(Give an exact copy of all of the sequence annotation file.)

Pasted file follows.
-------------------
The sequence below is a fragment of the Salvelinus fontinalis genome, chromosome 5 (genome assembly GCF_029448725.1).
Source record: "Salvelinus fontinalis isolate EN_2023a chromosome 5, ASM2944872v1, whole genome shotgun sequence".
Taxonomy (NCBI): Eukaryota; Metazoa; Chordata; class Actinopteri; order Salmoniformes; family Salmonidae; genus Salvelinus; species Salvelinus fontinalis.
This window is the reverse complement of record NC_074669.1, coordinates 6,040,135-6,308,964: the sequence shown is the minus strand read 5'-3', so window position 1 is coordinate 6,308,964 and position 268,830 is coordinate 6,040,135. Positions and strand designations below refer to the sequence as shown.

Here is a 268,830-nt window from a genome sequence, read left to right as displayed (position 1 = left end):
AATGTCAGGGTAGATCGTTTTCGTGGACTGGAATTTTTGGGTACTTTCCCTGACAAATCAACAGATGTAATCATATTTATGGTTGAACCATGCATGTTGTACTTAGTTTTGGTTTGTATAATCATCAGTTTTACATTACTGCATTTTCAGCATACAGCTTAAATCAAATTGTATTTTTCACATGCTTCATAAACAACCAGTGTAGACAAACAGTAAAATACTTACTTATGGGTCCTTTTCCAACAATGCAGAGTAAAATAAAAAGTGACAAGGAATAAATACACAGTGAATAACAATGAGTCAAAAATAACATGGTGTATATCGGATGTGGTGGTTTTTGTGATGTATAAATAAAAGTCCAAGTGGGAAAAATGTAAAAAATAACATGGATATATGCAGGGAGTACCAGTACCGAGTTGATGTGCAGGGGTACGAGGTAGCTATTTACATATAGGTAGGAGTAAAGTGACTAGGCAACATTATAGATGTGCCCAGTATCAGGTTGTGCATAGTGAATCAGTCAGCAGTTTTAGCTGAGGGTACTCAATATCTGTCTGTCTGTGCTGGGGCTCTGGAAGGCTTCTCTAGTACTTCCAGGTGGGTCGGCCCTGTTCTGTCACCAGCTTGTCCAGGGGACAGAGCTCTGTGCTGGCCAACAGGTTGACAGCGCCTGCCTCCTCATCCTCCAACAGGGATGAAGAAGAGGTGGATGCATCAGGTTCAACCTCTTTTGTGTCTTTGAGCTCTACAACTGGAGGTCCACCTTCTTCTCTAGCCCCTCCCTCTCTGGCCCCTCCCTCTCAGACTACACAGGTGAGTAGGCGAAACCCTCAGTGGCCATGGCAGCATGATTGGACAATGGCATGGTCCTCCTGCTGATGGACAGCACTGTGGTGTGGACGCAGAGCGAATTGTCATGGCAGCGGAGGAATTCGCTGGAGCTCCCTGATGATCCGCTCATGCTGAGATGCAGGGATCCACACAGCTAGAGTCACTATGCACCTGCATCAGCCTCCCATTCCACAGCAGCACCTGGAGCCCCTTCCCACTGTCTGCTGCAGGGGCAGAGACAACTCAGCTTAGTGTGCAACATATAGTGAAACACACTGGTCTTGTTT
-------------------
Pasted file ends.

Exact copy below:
The sequence below is a fragment of the Salvelinus fontinalis genome, chromosome 5 (genome assembly GCF_029448725.1).
Source record: "Salvelinus fontinalis isolate EN_2023a chromosome 5, ASM2944872v1, whole genome shotgun sequence".
Taxonomy (NCBI): Eukaryota; Metazoa; Chordata; class Actinopteri; order Salmoniformes; family Salmonidae; genus Salvelinus; species Salvelinus fontinalis.
This window is the reverse complement of record NC_074669.1, coordinates 6,040,135-6,308,964: the sequence shown is the minus strand read 5'-3', so window position 1 is coordinate 6,308,964 and position 268,830 is coordinate 6,040,135. Positions and strand designations below refer to the sequence as shown.

Here is a 268,830-nt window from a genome sequence, read left to right as displayed (position 1 = left end):
AATGTCAGGGTAGATCGTTTTCGTGGACTGGAATTTTTGGGTACTTTCCCTGACAAATCAACAGATGTAATCATATTTATGGTTGAACCATGCATGTTGTACTTAGTTTTGGTTTGTATAATCATCAGTTTTACATTACTGCATTTTCAGCATACAGCTTAAATCAAATTGTATTTTTCACATGCTTCATAAACAACCAGTGTAGACAAACAGTAAAATACTTACTTATGGGTCCTTTTCCAACAATGCAGAGTAAAATAAAAAGTGACAAGGAATAAATACACAGTGAATAACAATGAGTCAAAAATAACATGGTGTATATCGGATGTGGTGGTTTTTGTGATGTATAAATAAAAGTCCAAGTGGGAAAAATGTAAAAAATAACATGGATATATGCAGGGAGTACCAGTACCGAGTTGATGTGCAGGGGTACGAGGTAGCTATTTACATATAGGTAGGAGTAAAGTGACTAGGCAACATTATAGATGTGCCCAGTATCAGGTTGTGCATAGTGAATCAGTCAGCAGTTTTAGCTGAGGGTACTCAATATCTGTCTGTCTGTGCTGGGGCTCTGGAAGGCTTCTCTAGTACTTCCAGGTGGGTCGGCCCTGTTCTGTCACCAGCTTGTCCAGGGGACAGAGCTCTGTGCTGGCCAACAGGTTGACAGCGCCTGCCTCCTCATCCTCCAACAGGGATGAAGAAGAGGTGGATGCATCAGGTTCAACCTCTTTTGTGTCTTTGAGCTCTACAACTGGAGGTCCACCTTCTTCTCTAGCCCCTCCCTCTCTGGCCCCTCCCTCTCAGACTACACAGGTGAGTAGGCGAAACCCTCAGTGGCCATGGCAGCATGATTGGACAATGGCATGGTCCTCCTGCTGATGGACAGCACTGTGGTGTGGACGCAGAGCGAATTGTCATGGCAGCGGAGGAATTCGCTGGAGCTCCCTGATGATCCGCTCATGCTGAGATGCAGGGATCCACACAGCTAGAGTCACTATGCACCTGCATCAGCCTCCCATTCCACAGCAGCACCTGGAGCCCCTTCCCACTGTCTGCTGCAGGGGCAGAGACAACTCAGCTTAGTGTGCAACATATAGTGAAACACACTGGTCTTGTTT